When you wake up, think of one nice thing you can do for yourself that day.

    Drugstore sleep aids tested

    If you're struggling with mild insomnia, some of these products could help you snooze. 

    The 10 best cars of 2011

    The winners include a stylish Sonata, a muscular Mustang, and a fun Fit.

    Caught you


    College player is a mayor

    Kent Koch will preside over City Council meetings and play second base for St. Cloud State this spring. 

    Hottest cities for college grads

    Pre-recession hot spots like Phoenix are slipping on the list of where graduates are heading.  



      Sixteenth-century book satchel

      Described as follows at Christie's:
      Probably North Italian, early 16th century.

      130 x 100 x 50 mm. Black leather, hardened and cut, the case and lid decorated with a design of oak-leaf wreaths containing a gothic Y, the foliage and initials in relief against a punch-dotted ground, the sides with four raised lion heads forming slots for carrying (the strap is modern)...

      Late-medieval cut-leather decoration on bindings and boxes without content or provenance is notoriously hard to localize and date. Many surviving examples are Germanic and Central European, while Italian or French work such as this satchel are rather rarer.
      They call it "late-medieval."  Others would probably say this is early Renaissance item.   In either case it just fascinates me to ponder who might have used it and what might have been carried in it.  This item sold for $10,800.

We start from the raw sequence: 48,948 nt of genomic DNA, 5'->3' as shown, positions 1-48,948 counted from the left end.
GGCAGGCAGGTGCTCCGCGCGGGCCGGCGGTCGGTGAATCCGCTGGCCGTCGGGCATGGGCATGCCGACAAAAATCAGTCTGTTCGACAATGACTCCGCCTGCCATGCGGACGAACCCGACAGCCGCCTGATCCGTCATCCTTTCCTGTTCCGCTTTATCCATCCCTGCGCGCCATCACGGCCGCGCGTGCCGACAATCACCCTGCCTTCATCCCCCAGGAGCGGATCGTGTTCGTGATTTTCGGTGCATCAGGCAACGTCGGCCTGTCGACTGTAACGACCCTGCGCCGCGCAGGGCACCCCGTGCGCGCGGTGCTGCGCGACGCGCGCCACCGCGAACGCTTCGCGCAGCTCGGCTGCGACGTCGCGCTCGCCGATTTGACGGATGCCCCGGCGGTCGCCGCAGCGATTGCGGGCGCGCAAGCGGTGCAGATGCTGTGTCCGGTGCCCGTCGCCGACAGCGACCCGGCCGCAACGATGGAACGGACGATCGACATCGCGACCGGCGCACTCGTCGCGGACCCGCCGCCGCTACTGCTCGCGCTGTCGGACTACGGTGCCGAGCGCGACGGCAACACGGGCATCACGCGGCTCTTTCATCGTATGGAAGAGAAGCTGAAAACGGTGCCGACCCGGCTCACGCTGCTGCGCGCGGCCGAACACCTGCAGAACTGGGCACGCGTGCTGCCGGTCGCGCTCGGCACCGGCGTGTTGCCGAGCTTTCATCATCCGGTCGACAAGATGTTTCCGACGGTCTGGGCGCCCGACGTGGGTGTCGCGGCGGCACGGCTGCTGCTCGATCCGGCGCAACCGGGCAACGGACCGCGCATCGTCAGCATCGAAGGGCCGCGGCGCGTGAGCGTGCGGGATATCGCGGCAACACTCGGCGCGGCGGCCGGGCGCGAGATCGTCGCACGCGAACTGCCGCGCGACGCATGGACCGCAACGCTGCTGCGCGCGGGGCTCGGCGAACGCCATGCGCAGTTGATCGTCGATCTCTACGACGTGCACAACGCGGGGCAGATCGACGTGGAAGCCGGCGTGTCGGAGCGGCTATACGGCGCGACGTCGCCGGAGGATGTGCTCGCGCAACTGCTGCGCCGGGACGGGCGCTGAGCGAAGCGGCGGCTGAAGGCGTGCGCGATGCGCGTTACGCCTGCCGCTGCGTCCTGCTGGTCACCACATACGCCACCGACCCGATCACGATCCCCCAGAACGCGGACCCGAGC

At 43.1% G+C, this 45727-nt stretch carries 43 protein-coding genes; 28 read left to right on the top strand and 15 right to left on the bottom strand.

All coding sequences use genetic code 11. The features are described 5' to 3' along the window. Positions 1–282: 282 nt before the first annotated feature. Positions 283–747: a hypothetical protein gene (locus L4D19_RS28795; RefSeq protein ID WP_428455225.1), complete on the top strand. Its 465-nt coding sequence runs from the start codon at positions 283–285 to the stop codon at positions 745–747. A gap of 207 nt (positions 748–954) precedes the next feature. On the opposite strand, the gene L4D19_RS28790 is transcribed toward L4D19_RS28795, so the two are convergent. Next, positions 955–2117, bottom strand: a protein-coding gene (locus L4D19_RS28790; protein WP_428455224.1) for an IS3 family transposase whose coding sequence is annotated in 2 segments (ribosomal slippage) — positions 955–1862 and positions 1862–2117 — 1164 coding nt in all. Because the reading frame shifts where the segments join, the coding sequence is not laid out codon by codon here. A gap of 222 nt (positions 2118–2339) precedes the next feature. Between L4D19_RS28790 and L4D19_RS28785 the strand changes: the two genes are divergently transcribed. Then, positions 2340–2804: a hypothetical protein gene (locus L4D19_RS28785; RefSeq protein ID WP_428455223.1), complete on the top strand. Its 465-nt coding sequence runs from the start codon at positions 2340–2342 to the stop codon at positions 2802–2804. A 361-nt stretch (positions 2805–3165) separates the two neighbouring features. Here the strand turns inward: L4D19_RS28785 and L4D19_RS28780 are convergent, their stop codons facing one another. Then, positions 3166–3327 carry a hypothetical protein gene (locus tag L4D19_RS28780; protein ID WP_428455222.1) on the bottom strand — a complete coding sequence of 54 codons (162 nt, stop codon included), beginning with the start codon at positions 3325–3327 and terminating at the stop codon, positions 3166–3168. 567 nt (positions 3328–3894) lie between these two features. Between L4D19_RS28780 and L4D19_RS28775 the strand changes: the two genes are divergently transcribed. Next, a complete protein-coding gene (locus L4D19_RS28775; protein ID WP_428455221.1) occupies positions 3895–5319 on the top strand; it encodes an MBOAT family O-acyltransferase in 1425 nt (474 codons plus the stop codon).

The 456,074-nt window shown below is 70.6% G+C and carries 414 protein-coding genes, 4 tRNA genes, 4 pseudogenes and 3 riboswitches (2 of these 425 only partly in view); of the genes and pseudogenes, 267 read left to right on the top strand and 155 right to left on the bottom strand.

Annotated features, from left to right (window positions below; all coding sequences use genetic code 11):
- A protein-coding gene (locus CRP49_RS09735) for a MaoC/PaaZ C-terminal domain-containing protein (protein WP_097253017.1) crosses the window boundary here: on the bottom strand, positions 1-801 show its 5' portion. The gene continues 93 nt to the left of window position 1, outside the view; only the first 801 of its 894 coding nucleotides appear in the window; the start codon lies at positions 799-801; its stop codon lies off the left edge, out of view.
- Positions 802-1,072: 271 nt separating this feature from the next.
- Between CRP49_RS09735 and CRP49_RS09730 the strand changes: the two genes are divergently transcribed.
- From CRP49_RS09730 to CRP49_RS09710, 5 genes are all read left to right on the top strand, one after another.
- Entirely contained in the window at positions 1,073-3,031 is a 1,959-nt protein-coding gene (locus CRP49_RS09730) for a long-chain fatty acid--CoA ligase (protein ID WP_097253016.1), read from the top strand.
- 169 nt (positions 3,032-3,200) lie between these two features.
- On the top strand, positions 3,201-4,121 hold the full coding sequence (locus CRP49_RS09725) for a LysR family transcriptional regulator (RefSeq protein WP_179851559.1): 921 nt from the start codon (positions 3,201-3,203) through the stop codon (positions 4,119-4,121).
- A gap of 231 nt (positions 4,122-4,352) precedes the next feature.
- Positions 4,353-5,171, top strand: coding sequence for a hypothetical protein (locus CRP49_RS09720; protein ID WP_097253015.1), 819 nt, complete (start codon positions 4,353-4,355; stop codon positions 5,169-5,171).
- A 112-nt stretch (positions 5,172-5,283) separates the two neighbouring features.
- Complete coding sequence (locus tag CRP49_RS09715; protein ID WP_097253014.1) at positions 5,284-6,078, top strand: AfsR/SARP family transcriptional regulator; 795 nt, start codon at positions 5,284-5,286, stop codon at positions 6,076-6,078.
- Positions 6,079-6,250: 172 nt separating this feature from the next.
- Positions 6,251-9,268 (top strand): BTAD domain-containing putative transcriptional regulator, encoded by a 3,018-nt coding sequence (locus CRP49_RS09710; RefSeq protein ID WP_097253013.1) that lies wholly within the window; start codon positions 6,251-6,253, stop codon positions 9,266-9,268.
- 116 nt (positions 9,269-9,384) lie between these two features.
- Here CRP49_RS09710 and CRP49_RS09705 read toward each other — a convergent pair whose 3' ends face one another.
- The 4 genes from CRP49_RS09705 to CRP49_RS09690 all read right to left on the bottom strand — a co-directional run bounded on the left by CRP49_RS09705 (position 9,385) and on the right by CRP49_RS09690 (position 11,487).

Teacher finds rare treasure

      What Debra Court thought was just an old book turns out to be a rare "labor of love."  

        Picture Dump


        Utopian Society

        Two farmers were discussing politics and the first one says: "I believe in a share and share alike policy. One where we are all equal."

        "Well" replied the other farmer "I'm not sure about that. What you mean is that if you have two horses you'd give me one?"

        "Of course" says the first.

        The second farmer continued: "And if you had two cars, you'd give me one of them too?"


        "So" says the second farmer, "if you had two pigs then you'd give me one of them?"

        "Ah, now hang on a minute" says the first, "you know I've got two pigs!"

        Eco-city's extreme plans

        China's planned 350,000-person eco-city will recycle rainwater and have a plant-filled "Earthscape." 

          This 200 Year Old Bridge Canal Has Something to Say About Being Green

          From Treehugger:
          Being something of a history buff as well as TreeHugger writer, a recent visit to the Briare Bridge Canal in France's Loire River Valley caught my attention. The structure itself is remarkable: a 662 meter (2,172 ft), water-filled causeway, it allows boats to cross 11 meters over the Loire quickly and safely, no matter the state of the river below. Nothing markets the canal, built of steel and stone, as especially green, but it has a surprising amount to tell us about today's sustainability movement.